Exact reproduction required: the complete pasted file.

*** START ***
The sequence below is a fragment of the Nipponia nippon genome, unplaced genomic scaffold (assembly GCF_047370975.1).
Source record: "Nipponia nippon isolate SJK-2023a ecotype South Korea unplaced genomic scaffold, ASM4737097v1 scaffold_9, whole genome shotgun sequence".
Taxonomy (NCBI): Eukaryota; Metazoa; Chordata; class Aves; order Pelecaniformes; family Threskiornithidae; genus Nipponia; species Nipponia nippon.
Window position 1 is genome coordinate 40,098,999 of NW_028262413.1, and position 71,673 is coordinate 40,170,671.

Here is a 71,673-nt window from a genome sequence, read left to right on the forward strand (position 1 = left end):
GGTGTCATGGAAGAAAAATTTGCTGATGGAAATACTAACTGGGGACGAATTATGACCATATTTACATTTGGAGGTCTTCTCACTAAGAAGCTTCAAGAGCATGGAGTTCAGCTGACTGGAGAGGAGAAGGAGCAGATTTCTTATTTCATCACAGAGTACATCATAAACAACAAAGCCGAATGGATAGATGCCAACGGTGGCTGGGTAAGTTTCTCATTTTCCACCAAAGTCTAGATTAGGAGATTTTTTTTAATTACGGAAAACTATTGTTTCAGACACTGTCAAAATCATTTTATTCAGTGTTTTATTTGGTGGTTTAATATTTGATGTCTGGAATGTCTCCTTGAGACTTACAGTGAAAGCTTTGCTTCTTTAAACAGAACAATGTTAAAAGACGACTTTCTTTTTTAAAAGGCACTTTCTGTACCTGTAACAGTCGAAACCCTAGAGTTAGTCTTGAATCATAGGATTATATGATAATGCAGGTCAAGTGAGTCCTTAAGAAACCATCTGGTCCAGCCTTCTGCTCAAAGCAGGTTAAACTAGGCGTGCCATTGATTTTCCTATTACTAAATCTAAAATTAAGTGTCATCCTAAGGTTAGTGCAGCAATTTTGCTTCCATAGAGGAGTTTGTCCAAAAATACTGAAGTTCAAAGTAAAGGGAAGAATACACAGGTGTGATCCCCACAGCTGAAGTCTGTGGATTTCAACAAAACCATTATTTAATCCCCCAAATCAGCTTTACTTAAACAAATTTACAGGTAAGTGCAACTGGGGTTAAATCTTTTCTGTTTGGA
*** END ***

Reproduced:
The sequence below is a fragment of the Nipponia nippon genome, unplaced genomic scaffold (assembly GCF_047370975.1).
Source record: "Nipponia nippon isolate SJK-2023a ecotype South Korea unplaced genomic scaffold, ASM4737097v1 scaffold_9, whole genome shotgun sequence".
Taxonomy (NCBI): Eukaryota; Metazoa; Chordata; class Aves; order Pelecaniformes; family Threskiornithidae; genus Nipponia; species Nipponia nippon.
Window position 1 is genome coordinate 40,098,999 of NW_028262413.1, and position 71,673 is coordinate 40,170,671.

Here is a 71,673-nt window from a genome sequence, read left to right on the forward strand (position 1 = left end):
GGTGTCATGGAAGAAAAATTTGCTGATGGAAATACTAACTGGGGACGAATTATGACCATATTTACATTTGGAGGTCTTCTCACTAAGAAGCTTCAAGAGCATGGAGTTCAGCTGACTGGAGAGGAGAAGGAGCAGATTTCTTATTTCATCACAGAGTACATCATAAACAACAAAGCCGAATGGATAGATGCCAACGGTGGCTGGGTAAGTTTCTCATTTTCCACCAAAGTCTAGATTAGGAGATTTTTTTTAATTACGGAAAACTATTGTTTCAGACACTGTCAAAATCATTTTATTCAGTGTTTTATTTGGTGGTTTAATATTTGATGTCTGGAATGTCTCCTTGAGACTTACAGTGAAAGCTTTGCTTCTTTAAACAGAACAATGTTAAAAGACGACTTTCTTTTTTAAAAGGCACTTTCTGTACCTGTAACAGTCGAAACCCTAGAGTTAGTCTTGAATCATAGGATTATATGATAATGCAGGTCAAGTGAGTCCTTAAGAAACCATCTGGTCCAGCCTTCTGCTCAAAGCAGGTTAAACTAGGCGTGCCATTGATTTTCCTATTACTAAATCTAAAATTAAGTGTCATCCTAAGGTTAGTGCAGCAATTTTGCTTCCATAGAGGAGTTTGTCCAAAAATACTGAAGTTCAAAGTAAAGGGAAGAATACACAGGTGTGATCCCCACAGCTGAAGTCTGTGGATTTCAACAAAACCATTATTTAATCCCCCAAATCAGCTTTACTTAAACAAATTTACAGGTAAGTGCAACTGGGGTTAAATCTTTTCTGTTTGGA